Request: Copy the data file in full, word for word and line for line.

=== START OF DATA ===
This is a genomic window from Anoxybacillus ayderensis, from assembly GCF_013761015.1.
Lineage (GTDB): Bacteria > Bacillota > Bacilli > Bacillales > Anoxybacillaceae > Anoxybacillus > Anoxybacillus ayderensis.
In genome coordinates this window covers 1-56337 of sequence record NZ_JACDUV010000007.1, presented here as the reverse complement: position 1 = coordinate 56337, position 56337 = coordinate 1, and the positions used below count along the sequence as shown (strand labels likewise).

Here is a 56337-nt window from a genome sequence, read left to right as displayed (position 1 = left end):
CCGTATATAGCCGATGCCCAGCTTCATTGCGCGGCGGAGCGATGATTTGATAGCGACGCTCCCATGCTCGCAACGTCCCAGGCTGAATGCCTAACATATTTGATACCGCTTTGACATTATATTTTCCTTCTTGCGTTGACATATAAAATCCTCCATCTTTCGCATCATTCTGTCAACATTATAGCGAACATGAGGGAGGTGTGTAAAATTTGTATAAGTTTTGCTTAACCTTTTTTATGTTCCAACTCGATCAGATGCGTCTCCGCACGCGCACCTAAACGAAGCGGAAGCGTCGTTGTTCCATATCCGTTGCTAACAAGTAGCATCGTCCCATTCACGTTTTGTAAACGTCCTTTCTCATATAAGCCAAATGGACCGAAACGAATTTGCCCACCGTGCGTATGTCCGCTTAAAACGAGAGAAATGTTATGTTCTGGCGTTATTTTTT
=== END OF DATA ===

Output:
This is a genomic window from Anoxybacillus ayderensis, from assembly GCF_013761015.1.
Lineage (GTDB): Bacteria > Bacillota > Bacilli > Bacillales > Anoxybacillaceae > Anoxybacillus > Anoxybacillus ayderensis.
In genome coordinates this window covers 1-56337 of sequence record NZ_JACDUV010000007.1, presented here as the reverse complement: position 1 = coordinate 56337, position 56337 = coordinate 1, and the positions used below count along the sequence as shown (strand labels likewise).

Here is a 56337-nt window from a genome sequence, read left to right as displayed (position 1 = left end):
CCGTATATAGCCGATGCCCAGCTTCATTGCGCGGCGGAGCGATGATTTGATAGCGACGCTCCCATGCTCGCAACGTCCCAGGCTGAATGCCTAACATATTTGATACCGCTTTGACATTATATTTTCCTTCTTGCGTTGACATATAAAATCCTCCATCTTTCGCATCATTCTGTCAACATTATAGCGAACATGAGGGAGGTGTGTAAAATTTGTATAAGTTTTGCTTAACCTTTTTTATGTTCCAACTCGATCAGATGCGTCTCCGCACGCGCACCTAAACGAAGCGGAAGCGTCGTTGTTCCATATCCGTTGCTAACAAGTAGCATCGTCCCATTCACGTTTTGTAAACGTCCTTTCTCATATAAGCCAAATGGACCGAAACGAATTTGCCCACCGTGCGTATGTCCGCTTAAAACGAGAGAAATGTTATGTTCTGGCGTTATTTTTT